These changes will impact manufacturing and the inbound supply chain as well as outbound supply chain including co-ordinated nursing and dispensary services to support delivery to the home. That market has typically been catered for by organisations that have a manufacturing or nursing specialism, but this will change as we understand the importance of the home health market which will result more patients are treated in the home. DHL with NHS supply chain delivers medication to incontinence patients every month and it’s likely this model will become more common from boxed medication to complex oncology care.
8. How do you manage risk?
It’s important that we keep up to date in terms of the regulations and be flexible about how we move products. When the Ash Cloud disrupted air freight, we made sure we had contingencies in place so supplies continued to move. The only way to do that is by having a number of routes you can use to make sure supplies continue to move.
The key thing is not to have a plan in place for if and when things go wrong but to have contingencies all ready to go in case things go wrong, so these things should be seamless for customers. I’m a keen advocate of putting in your preparation up front; testing particular shipping routes so that when you do it for real you’ve already got a lot of experience.
9. The hospital supply chain needs to be more flexible, according to industry experts. How have you addressed the modernisation of the hospital supply chain?
The hospitals and community pharmacies have been very used to a certain level of service. If you’re used to receiving two deliveries every day, you have flexibility to meet changes in demand because you can order regularly and also don’t really appreciate the cost of multiple daily deliveries. Also we look at new channels to market we’ll make the logistics process more efficient.
The biggest issue in the hospital supply chain is around stakeholders and change management; you can design world class logistics process within a hospital but you need to bring in the finance, clinical, nursing and logistics staff in order to make that change happen. We’ve been involved in hospital logistics for over ten years and I think the biggest learning from that is managing the change.
10. How do you expect life sciences logistics to develop in the near future?
In terms of big, core changes there will be a much greater requirement for temperature data and controlled ambient and big changes in terms of personalised medicine.
We’re putting in place solutions to deal with all of those, there are other things taking place but the main thing from our point of view is urging our customers to have agile supply chains, understanding what’s going on in the industry to make sure we are designing supply chains of the future.
Elon Musk's Boring Co. planning wider tunnels for freight
Elon Musk’s drilling outfit The Boring Company could be shifting its focus towards subterranean freight and logistics solutions, according to reports.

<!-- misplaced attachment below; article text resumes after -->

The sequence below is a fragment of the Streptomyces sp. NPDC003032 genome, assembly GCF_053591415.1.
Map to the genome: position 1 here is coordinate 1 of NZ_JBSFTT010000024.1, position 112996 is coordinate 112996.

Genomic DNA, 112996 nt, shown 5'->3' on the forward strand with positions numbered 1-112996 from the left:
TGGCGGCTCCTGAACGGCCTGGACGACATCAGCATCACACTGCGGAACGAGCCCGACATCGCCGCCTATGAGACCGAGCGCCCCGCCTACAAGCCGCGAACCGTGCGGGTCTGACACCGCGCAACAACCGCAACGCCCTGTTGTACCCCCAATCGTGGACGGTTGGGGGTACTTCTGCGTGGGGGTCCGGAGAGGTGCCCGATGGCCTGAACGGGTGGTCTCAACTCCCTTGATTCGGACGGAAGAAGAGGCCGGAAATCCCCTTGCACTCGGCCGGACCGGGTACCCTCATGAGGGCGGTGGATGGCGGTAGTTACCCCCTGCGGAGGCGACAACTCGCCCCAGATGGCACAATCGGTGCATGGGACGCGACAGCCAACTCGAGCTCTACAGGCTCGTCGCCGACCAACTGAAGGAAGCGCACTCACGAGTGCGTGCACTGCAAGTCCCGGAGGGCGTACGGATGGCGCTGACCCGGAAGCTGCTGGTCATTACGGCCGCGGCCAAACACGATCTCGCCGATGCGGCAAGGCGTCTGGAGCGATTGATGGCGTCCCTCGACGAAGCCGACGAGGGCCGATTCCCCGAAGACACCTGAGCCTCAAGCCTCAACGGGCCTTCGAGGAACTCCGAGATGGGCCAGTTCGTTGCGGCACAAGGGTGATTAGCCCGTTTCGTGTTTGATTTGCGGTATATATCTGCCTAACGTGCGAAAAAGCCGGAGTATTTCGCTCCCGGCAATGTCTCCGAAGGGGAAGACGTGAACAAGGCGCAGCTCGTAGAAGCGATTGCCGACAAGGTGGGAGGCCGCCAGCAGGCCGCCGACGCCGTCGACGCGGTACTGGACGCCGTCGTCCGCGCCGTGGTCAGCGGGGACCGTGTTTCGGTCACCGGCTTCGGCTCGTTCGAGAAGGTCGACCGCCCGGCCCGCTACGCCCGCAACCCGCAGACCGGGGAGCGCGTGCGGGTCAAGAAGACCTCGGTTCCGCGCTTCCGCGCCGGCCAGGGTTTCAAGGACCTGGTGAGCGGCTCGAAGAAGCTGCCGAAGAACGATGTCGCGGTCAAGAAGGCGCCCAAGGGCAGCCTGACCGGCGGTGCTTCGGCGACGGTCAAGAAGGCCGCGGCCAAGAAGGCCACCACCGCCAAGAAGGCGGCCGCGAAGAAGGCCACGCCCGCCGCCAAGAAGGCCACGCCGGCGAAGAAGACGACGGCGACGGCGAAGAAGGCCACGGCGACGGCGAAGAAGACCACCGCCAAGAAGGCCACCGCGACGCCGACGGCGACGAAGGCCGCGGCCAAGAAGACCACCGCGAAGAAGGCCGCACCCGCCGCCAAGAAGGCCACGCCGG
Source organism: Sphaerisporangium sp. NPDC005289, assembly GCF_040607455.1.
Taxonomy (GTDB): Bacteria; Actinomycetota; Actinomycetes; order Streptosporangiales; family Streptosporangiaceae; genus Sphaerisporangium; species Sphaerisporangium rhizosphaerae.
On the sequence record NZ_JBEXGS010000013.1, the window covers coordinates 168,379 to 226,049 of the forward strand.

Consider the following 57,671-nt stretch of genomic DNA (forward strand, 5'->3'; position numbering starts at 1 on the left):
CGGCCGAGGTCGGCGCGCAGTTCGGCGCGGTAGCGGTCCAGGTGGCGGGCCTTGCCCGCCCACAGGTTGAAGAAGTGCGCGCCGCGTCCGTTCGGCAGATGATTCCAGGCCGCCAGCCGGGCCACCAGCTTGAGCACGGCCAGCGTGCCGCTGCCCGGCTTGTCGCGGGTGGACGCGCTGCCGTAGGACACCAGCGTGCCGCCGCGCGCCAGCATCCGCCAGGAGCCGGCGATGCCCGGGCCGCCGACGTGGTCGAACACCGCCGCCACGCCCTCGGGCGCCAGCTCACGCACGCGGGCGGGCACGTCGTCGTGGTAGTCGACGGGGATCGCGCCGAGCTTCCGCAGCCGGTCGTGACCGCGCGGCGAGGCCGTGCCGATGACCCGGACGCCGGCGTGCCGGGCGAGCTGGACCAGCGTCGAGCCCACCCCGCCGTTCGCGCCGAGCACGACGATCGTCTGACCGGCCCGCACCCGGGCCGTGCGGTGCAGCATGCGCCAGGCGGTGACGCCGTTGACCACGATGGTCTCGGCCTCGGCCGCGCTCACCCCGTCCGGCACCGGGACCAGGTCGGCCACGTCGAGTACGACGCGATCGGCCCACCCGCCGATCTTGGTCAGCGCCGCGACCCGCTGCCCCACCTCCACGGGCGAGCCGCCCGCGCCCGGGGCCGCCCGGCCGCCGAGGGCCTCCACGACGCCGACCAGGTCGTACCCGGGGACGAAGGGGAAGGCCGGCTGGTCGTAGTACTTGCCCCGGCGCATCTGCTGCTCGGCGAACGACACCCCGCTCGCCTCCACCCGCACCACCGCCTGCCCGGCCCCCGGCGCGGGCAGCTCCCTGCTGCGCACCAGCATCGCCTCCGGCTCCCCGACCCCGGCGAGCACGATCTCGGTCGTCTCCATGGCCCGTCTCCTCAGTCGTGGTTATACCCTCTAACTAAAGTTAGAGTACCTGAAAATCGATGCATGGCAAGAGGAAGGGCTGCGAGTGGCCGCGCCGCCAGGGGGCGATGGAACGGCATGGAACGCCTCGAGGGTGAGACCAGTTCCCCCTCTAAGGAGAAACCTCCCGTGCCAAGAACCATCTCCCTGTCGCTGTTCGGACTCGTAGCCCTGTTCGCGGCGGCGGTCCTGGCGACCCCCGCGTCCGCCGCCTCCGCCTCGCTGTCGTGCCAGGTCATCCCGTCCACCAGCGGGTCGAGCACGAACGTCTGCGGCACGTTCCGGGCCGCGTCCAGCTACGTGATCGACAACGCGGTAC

A Boring Co. pitch deck seen and shared by Bloomberg depicts plans to construct wider tunnels designed to accommodate shipping containers.
Founded by Tesla CEO Musk in 2016, the company initially stated its mission was to offer safer, faster point-to-point transport for people, particularly in cities plagued by traffic congestion. It also planned longer tunnels to ferry passengers between popular destinations across the US.
The Boring Co. completed its first commercial project earlier this year in April. The 1.7m tunnel system is designed to move professionals between convention centres in Las Vegas using Tesla EVs. It says the Las Vegas Convention Centre Loop can cut travel time between venues from 45 minutes to just two.
Boring Co.'s new freight tunnels
The Boring Co.'s new tunnel designs would allow freight to be transported on purpose built platforms, labelled as “battery-powered freight carriers”. The document shows that, though the containers could technically fit within its current 12-foot tunnels, wider tunnels would be more efficient. Designs for a new tunnel, 21 feet in diameter, show that they can comfortably accommodate two containers side-by-side, with a one-foot gap between them.
The Boring Co.’s new drilling machine, dubbed Prufrock, can tunnel at a rate of one mile per week, which is six times faster than its previous machine, and is designed to ‘porpoise’ - mimicking the marine animal by ‘diving’ below ground and reemerging once the tunnel is complete.
Tesla’s supply chain woes
Tesla is facing its own supply chain and logistic issues. The EV manufacturer has raised the price of its vehicles, with CEO Musk confirming the incremental hike was a result of “major supply chain pressure”. Musk replied to a disgruntled Twitter user, confused as to why prices were rising while features were being removed from the cars, saying the “raw materials especially” were a big issue.
Car manufacturing continues to be one of the industries hit hardest by a global shortage in semiconductor chips. While China’s chip manufacturing levels hit an all-time high in May, and the US is proposing a 25% tax credit for chip manufacturers, demand still outstrips supply. Automakers including Volkswagen and Audi have again said they expect reduced vehicle output in the next quarter due to a lack of semiconductors, with more factory downtime likely.
Top Image credit: The Boring Company / @boringcompany